Image result for sufganiyotSufganiyot seem to be more popular in Israel than latkes are.  What are they, pray tell!?!  Sugar-covered jelly doughnuts!  Again, a fried food, made with oil to commemorate the miracle! Most of us in the US would just run to the nearest doughnut shop for our Hanukkah sufganiyot.  However, if you wish to make your own, or any number of other deliciously fried Hanukkah treats, check out these Recipes for Hanukkah!  (In Israel, really good sufganiyot are to die for!)

I hope you are enjoying this Hanukkah season!  To all my Jewish friends around the world: Happy Hanukkah!  To all my Christian friends, remember: “No Hanukkah, no Christmas!”  So thank a Jewish person for the enduring heritage and “Never say die” hardiness of the Jewish people.

PS: If you missed the previous posts regarding Hanukkah, you will find them here:

What do Hanukkah Blessings tell Us About Christ?

Hi everyone!  I hope you are enjoying a little bit of Hanukkah as we join with our Jewish friends in celebrating the miracle that happened!  We’re in the midst of a series of posts about Hanukkah, so if you don’t know what that miracle was, please review:

We know that lighting the candles of the Hanukkah menorah is the focus of the celebration.  It happens each evening for 8 days, and in between placing the candles and lighting the candles, blessings are pronounced.

There are three blessings.  One is given only on the first night, but the other two are repeated each night.  As with most Hebrew blessings, they are typically sung, not said, so I’ll share those blessings in audio!  (Each is only about 30 seconds long and I’ve transcribed them in English below!)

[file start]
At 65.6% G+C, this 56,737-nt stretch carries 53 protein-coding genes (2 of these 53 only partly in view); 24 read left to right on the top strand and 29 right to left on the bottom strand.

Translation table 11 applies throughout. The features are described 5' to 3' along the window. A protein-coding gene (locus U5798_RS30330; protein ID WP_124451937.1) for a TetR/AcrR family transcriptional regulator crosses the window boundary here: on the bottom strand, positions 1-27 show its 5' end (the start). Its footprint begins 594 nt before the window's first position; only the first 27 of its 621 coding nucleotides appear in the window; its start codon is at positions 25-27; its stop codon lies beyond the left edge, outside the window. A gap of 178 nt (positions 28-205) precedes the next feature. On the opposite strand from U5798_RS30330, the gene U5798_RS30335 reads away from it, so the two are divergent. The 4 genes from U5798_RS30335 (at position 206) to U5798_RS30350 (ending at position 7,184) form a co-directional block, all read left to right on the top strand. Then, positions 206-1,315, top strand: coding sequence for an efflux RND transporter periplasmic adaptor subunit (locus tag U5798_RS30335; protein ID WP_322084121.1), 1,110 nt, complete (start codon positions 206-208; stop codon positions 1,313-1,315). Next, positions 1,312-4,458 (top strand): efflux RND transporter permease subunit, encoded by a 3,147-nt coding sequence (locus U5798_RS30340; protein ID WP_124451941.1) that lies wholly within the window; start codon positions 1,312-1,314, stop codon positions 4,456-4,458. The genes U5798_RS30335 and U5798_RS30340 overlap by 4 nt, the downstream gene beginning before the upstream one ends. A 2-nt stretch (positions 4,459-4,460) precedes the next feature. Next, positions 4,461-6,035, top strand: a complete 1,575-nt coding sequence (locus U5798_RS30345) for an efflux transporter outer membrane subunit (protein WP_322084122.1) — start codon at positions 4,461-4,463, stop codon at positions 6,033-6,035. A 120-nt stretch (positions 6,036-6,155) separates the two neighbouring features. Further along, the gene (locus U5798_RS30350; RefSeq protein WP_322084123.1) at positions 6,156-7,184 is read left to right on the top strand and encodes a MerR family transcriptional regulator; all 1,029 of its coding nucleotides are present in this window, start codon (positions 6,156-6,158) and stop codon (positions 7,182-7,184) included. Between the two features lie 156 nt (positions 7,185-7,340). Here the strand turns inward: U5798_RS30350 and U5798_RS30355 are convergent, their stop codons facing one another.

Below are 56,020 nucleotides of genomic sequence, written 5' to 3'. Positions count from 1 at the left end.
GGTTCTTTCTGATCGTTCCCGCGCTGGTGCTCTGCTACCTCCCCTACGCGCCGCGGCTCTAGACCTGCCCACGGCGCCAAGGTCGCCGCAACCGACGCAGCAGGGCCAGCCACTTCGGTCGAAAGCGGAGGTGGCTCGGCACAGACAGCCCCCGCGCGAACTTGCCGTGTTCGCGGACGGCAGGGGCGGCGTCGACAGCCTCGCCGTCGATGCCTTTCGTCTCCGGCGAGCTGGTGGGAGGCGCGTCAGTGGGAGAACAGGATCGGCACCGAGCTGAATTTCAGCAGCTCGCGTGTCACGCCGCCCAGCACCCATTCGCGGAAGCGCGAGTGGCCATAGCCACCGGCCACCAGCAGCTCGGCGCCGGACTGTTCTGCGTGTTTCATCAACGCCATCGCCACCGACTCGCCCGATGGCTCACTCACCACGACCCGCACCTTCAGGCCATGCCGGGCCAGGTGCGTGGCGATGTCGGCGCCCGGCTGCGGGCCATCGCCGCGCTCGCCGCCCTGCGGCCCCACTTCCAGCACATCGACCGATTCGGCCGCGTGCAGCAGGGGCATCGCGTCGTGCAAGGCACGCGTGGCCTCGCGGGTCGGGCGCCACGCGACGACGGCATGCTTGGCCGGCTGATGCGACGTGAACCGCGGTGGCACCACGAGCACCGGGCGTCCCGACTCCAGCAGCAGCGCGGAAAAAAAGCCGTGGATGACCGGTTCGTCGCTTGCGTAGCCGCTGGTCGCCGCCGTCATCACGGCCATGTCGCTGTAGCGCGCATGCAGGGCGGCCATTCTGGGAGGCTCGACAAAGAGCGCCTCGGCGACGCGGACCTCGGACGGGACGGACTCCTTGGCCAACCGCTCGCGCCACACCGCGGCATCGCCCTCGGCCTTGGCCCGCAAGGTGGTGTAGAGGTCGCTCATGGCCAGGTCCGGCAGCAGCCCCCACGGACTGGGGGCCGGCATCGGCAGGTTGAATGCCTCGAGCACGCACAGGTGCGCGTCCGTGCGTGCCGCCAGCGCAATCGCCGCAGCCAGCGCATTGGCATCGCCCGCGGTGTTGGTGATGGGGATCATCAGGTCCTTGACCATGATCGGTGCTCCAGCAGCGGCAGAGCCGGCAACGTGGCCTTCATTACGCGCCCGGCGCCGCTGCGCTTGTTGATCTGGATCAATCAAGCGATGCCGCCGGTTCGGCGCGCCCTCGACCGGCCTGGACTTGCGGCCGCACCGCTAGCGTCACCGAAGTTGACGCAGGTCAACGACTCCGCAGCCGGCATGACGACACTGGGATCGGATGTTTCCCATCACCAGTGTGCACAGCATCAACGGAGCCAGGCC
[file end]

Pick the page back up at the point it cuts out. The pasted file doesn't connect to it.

Blessing #1:

Praised are You,
Our God, Ruler of the universe,
Who made us holy through Your commandments
and commanded us
to kindle the Hanukkah lights.

Blessing #2:

Praised are You,
Our God, Ruler of the universe,
Who performed wondrous deeds for our ancestors
in those ancient days
at this season.

Blessing #3 (given only on the first night):

Praised are You,
Our God, Ruler of the universe,
Who has given us life and sustained us
and enabled us to reach this season.

Beautiful, aren’t they!  But what are the “take aways” for a Christian?  We talked yesterday about Jesus being the Light of the world, which these blessings allude to. (See that discussion in yesterday’s post.)

Secondly though, I think it is significant that each Hanukkah blessing begins with praise to God, and acknowledgement of Him as Ruler of the universe!

Though Hanukkah has absolutely nothing to do with Christmas.  I find it interesting that so many parallels exist between Hanukkah and Christmas!  For example: both are celebrated in close proximity timewise, light plays a significant part in each, both commemorate supernatural miracles, and many other similarities.  Not to mention the fact that Hanukkah celebrates the failed attempt to eliminate the Jews and their culture. No Hanukkah, no Christmas!

But back to the idea of Jesus being the Ruler of the universe, the Old Testament clearly prophesied of One who would come as a Ruler:

For a child will be born to us, a son will be given to us;
And the government will rest on His shoulders.
~Isaiah 9:6a

And New Testament passages quoted and confirmed those prophesies:

And you, Bethlehem, land of Judah,
Are by no means least among the leaders of Judah;
For out of you shall come forth a Ruler
Who will shepherd My people Israel.
~Matthew 2:6

Jesus, of course, was the fulfillment of those prophecies!  Jews acknowledge the Ruler of the universe in their Hanukkah celebration, while Christians celebrate the birth of the Ruler of the universe in our Christmas celebration!

Jesus is also the fulfillment of these truths expressed in the blessings as well:

Hanukkah blessings are steeped in truth about our Lord.  How many more can you find?

Happy Hanukkah!